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Amerique 1912 Absinthe


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#1 pt447

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Posted 14 November 2009 - 11:39 AM

Moderator's note:
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Verte

Rouge

--------------------------------------------

Amerique 1912 Absinthe? I just came across this. Any word?

*EDIT* I followed the links to buy a bottle and it seems like it's not available anymore at the online store they said it would be.

#2 baubel

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Posted 14 November 2009 - 12:19 PM

It's been discussed elsewhere on the forum already. I don't remember the thread. Both look interesting, I'd like to try them sometime.

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#3 pt447

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Posted 14 November 2009 - 12:20 PM

Cool, I'll look around. I'd love to get my hands on them.

#4 oglala56

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Posted 14 November 2009 - 01:39 PM

Here is a link...

http://www.franklinn...s/59406342.html
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#5 Wayek

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Posted 14 November 2009 - 01:49 PM

it's not at Binny's?
nasty prisms good sir

#6 oglala56

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Posted 14 November 2009 - 02:10 PM

Does not appear to be...

http://www.binnys.co...;astxt=absinthe
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#7 pt447

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Posted 14 November 2009 - 03:56 PM

Yeah, I checked Binny's but they're a no-show!

In the pic on that link it looks like a rather thin louche. But you can't really tell for certain...

#8 Wayek

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Posted 14 November 2009 - 04:15 PM

I like that label! I would love to try both of them, I would imagine they can't be too expensive with the 375ml bottles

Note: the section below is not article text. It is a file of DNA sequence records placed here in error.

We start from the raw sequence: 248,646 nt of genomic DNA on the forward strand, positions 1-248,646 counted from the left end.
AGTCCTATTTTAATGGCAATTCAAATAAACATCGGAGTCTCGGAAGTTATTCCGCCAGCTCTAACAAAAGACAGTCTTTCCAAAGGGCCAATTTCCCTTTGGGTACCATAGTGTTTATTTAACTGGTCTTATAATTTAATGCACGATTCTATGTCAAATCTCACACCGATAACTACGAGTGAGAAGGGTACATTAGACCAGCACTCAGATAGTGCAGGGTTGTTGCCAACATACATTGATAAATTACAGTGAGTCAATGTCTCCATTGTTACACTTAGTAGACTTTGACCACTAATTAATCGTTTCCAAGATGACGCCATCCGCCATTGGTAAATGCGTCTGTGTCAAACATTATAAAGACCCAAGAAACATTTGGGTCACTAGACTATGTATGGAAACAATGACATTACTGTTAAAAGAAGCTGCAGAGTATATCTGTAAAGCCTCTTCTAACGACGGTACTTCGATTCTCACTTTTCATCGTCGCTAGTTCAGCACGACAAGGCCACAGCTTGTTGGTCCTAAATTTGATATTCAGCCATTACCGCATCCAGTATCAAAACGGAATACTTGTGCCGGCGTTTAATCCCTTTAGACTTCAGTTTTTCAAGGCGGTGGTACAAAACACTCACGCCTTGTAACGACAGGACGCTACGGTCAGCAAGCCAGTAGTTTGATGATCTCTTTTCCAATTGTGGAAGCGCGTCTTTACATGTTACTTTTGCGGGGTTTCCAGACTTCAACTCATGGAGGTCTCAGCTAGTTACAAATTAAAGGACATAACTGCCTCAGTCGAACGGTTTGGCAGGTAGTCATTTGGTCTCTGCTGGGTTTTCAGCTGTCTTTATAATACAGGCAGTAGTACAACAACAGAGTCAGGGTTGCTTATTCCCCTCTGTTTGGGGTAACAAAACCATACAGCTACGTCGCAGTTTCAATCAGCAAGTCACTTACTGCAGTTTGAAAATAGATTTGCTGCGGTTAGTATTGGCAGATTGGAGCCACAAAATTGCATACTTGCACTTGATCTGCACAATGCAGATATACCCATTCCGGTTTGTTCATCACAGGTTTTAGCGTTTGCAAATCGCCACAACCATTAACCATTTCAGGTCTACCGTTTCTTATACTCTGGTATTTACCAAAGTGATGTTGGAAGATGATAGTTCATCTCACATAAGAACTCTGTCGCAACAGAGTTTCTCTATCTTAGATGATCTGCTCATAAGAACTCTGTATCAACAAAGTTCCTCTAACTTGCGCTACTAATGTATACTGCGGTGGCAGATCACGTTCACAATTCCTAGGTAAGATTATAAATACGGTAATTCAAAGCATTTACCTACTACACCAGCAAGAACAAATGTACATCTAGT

they both look so tasty :twitchsmile:
nasty prisms good sir

#9 Brian Robinson

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Posted 14 November 2009 - 04:17 PM

Grehorst is the distiller. He hasn't been on for some time though.
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#10 Wayek

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Posted 14 November 2009 - 06:10 PM

Tell him to get it approved for Canada! :tongue: (I always say that)
nasty prisms good sir

#11 Funky D

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Posted 14 November 2009 - 07:52 PM

The absinthes are a nice first effort, but along with the thin louche comes a thin taste. I was hoping for a bit more, as the other Great Lakes products are stellar. Then again, the small size makes it a great introductory absinthe for the curious, and unlike some of the other xit marketed to newbies the 1912 is created using a traditional recipe and methods.

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I find the rouge a bit more interesting than the verte, but I'll still reach for the Rehorst Gin or the Pumpkin spirit over these absinthes. Their grappa keeps calling my name too... the bottle looks awesome!

#12 pt447

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Posted 15 November 2009 - 08:48 AM

at least it sounds like they've made a great first attempt. Hopefully future iterations will be even better! Having a quality rouge on the market could help spreading interest.

#13 Brian Robinson

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Posted 26 November 2010 - 10:09 AM

Review Sections are up.

Verte

Rouge
Answers to common newcomer questions.

List of WS articles from across the web.


Help other absintheurs and newcomers by submitting a review. Click here to go to the main review page to submit your entry.

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#14 grehorst

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Posted 03 December 2010 - 06:59 AM

Hi all,

Just wanted to let you know we've finally got our absinthe into a shipping store- Binny's now stocks both of our absinthes.

Also just got the BTI results- 95 for our Amerique 1912 Absinthe Rouge and a 94 for our Amerique 1912 Absinthe Verte. Looking forward to more Society members reviews!

Guy

#15 Maredudd

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Posted 20 February 2012 - 09:56 PM

Just wanted to let you know we've finally got our absinthe into a shipping store- Binny's now stocks both of our absinthes.

:cheers: I've got a bottle of the rouge on its way to FL from Binny's even as I type this! My wife and I are looking forward to trying it!

Maredudd
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- The question is should you . . .